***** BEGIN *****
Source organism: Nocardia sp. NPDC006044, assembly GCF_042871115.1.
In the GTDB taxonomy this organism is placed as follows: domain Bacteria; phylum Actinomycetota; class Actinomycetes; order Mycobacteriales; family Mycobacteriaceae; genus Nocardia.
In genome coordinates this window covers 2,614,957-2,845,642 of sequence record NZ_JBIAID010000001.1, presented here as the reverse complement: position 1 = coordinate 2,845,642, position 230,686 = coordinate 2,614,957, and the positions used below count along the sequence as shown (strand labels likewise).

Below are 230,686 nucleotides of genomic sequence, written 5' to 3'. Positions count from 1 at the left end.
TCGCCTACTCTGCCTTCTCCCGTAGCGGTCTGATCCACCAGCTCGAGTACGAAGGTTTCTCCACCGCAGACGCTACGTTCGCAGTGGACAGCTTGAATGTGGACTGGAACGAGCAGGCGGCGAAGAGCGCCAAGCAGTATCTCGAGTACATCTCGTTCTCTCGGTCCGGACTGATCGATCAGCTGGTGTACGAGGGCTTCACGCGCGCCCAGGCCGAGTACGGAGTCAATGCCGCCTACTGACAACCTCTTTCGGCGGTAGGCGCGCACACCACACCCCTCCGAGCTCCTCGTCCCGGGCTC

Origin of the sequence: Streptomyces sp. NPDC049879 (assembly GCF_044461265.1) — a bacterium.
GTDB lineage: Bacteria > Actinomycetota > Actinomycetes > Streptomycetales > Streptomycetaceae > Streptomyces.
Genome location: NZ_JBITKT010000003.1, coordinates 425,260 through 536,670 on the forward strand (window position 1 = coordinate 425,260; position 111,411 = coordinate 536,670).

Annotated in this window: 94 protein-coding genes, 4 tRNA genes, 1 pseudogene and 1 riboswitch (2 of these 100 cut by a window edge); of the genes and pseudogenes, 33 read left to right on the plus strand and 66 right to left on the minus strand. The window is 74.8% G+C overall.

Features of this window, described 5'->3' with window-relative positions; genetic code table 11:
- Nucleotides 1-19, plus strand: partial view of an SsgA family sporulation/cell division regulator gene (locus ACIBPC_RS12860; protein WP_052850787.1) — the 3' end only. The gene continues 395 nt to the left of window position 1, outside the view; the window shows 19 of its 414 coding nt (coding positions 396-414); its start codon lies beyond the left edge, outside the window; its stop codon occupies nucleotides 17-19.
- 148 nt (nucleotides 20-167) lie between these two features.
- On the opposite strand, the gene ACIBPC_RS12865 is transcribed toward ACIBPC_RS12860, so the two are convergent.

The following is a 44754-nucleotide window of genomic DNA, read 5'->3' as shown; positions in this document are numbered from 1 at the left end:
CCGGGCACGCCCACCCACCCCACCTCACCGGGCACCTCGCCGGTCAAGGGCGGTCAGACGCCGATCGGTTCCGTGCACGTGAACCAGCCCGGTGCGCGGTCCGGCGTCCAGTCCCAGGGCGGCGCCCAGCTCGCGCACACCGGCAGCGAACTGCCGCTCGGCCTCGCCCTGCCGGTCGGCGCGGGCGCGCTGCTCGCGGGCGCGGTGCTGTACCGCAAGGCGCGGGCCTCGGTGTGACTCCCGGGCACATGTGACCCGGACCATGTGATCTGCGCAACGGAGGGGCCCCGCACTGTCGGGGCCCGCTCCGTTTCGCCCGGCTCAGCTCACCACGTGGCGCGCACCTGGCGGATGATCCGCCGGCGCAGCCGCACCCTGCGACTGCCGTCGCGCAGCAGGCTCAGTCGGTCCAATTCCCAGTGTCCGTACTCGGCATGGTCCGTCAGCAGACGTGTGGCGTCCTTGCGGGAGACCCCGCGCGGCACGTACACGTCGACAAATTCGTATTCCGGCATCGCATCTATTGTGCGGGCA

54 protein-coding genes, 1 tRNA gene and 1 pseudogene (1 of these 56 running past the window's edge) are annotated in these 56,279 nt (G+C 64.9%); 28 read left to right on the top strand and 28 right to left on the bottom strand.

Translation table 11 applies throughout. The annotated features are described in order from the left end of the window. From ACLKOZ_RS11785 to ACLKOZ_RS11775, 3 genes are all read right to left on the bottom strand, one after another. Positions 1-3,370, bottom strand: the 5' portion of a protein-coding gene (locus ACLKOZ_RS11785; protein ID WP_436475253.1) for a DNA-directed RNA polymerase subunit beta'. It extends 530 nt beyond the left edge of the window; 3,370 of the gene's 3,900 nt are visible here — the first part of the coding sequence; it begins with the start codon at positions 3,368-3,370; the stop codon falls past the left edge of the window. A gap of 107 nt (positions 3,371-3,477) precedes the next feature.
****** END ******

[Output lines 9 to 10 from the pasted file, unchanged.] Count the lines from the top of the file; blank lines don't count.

Annotated in this window: 94 protein-coding genes, 4 tRNA genes, 1 pseudogene and 1 riboswitch (2 of these 100 cut by a window edge); of the genes and pseudogenes, 33 read left to right on the plus strand and 66 right to left on the minus strand. The window is 74.8% G+C overall.

Features of this window, described 5'->3' with window-relative positions; genetic code table 11: